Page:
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Thursday, 24 June 2010
Page: 4367


Senator HURLEY (3:27 PM) —This is all very illuminating. The opposition consider that policy consists of Mr Abbott saying that he would not do something. That was Senator McGauran’s great change of direction when they changed leader. Senator Bernardi talks about the Labor Party changing leaders and omits mention of the treachery and betrayal that occurred in the case of Mr Brendan Nelson and Mr Malcolm Turnbull. They, at least, were leaders who were trying to take you down some positive path, who were trying to develop policy, and that clearly was not good enough for the Liberal Party. In the absence of Mr Howard, who was very good at developing pragmatic policies, at throwing money at things, at making empty symbols, they floundered around looking for a leader who could develop real policies and take the party in a new direction.

So they turned to Mr Brendan Nelson. But the polls dropped, so they got rid of Mr Brendan Nelson—an act of treachery and betrayal for someone just into opposition. That leader was just done away with. Then we had Mr Malcolm Turnbull, who, again, rather than consistently saying no to everything that came through the parliament, tried to do something constructive. He tried to acknowledge that there might be some shades in the black and white. But, no, Mr Turnbull was subjected to an act of treachery and betrayal in his party room and, on the eve of making a historic, world-leading agreement, was dumped by his party.

Now we have Mr Abbott, whose crowning achievement, according to Senator McGauran, is to say no to the Carbon Pollution Reduction Scheme. What else has he done? What policies has he produced since then? Negative ones. In this parliament the consistent action of the opposition is to negate any legislation, not let anything through and not talk about their own policies but adopt a negative, blocking tactic. There are no policies, there is no action—no change, in fact, from the Howard era. Mr Abbott runs on a negative scare campaign. We all know that that can be very effective, and it did make it tough for the Labor Party. But this morning we had Julia Gillard taking up the leadership of the Labor Party, pledging to take the Labor Party in a new direction. She said that we had lost our way in the public debate, partly due to this negative campaign. She is going to take us in a new direction.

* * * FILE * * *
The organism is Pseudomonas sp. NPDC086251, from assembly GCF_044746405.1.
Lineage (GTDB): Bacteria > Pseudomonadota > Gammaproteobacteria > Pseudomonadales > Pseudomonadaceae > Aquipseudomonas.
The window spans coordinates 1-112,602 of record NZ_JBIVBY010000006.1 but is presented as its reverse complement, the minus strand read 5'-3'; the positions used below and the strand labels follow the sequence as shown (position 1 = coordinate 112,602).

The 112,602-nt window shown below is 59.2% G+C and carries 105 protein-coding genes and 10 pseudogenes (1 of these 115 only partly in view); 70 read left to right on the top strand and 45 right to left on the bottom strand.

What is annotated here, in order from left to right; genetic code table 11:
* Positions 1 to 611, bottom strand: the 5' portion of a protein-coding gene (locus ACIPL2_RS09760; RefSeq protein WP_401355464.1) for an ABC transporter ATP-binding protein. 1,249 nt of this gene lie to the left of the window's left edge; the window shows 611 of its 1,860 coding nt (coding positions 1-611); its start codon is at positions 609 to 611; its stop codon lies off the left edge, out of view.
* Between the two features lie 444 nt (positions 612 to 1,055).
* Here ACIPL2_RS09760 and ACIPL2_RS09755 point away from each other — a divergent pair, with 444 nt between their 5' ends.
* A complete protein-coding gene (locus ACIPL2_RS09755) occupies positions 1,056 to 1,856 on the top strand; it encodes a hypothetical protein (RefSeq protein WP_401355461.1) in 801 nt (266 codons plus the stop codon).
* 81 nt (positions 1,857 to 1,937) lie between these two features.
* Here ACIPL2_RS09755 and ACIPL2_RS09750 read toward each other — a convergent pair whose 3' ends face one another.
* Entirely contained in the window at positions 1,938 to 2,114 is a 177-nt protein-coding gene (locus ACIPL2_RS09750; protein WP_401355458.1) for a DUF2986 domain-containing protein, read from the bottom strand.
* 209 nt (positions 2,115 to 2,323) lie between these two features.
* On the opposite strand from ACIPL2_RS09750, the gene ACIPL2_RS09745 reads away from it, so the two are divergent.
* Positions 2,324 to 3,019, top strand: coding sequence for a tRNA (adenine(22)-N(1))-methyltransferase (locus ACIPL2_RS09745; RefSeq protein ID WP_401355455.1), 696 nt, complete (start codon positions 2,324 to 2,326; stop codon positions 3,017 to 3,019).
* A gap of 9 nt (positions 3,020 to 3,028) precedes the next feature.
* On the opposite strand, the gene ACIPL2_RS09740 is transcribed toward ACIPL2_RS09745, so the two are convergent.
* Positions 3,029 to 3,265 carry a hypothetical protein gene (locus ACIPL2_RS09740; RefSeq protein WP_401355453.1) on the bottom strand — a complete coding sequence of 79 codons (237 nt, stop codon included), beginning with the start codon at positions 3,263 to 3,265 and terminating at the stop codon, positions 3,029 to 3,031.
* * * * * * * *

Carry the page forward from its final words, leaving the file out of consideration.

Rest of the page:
I greatly look forward to seeing the way that Julia Gillard will lead us forward. I have great faith in her intelligence and her ability to develop policy and see it through. Her faith in her country will translate to positive policy. Her love of her country will translate into policies that will take this country forward rather than being locked in the past, failed policies of the Howard era. I certainly have great faith in Ms Julia Gillard’s ability to do that. I look forward, most of all, to having a Prime Minister who looks to the future and who has the ability to take the people of Australia with her. I also look forward to working with the first female Prime Minister. It is a great thing, a great example for those of us in the party and, I am sure, all around the country that we have a female Prime Minister of great ability, great intelligence and great courage. We look forward to her taking us into the future.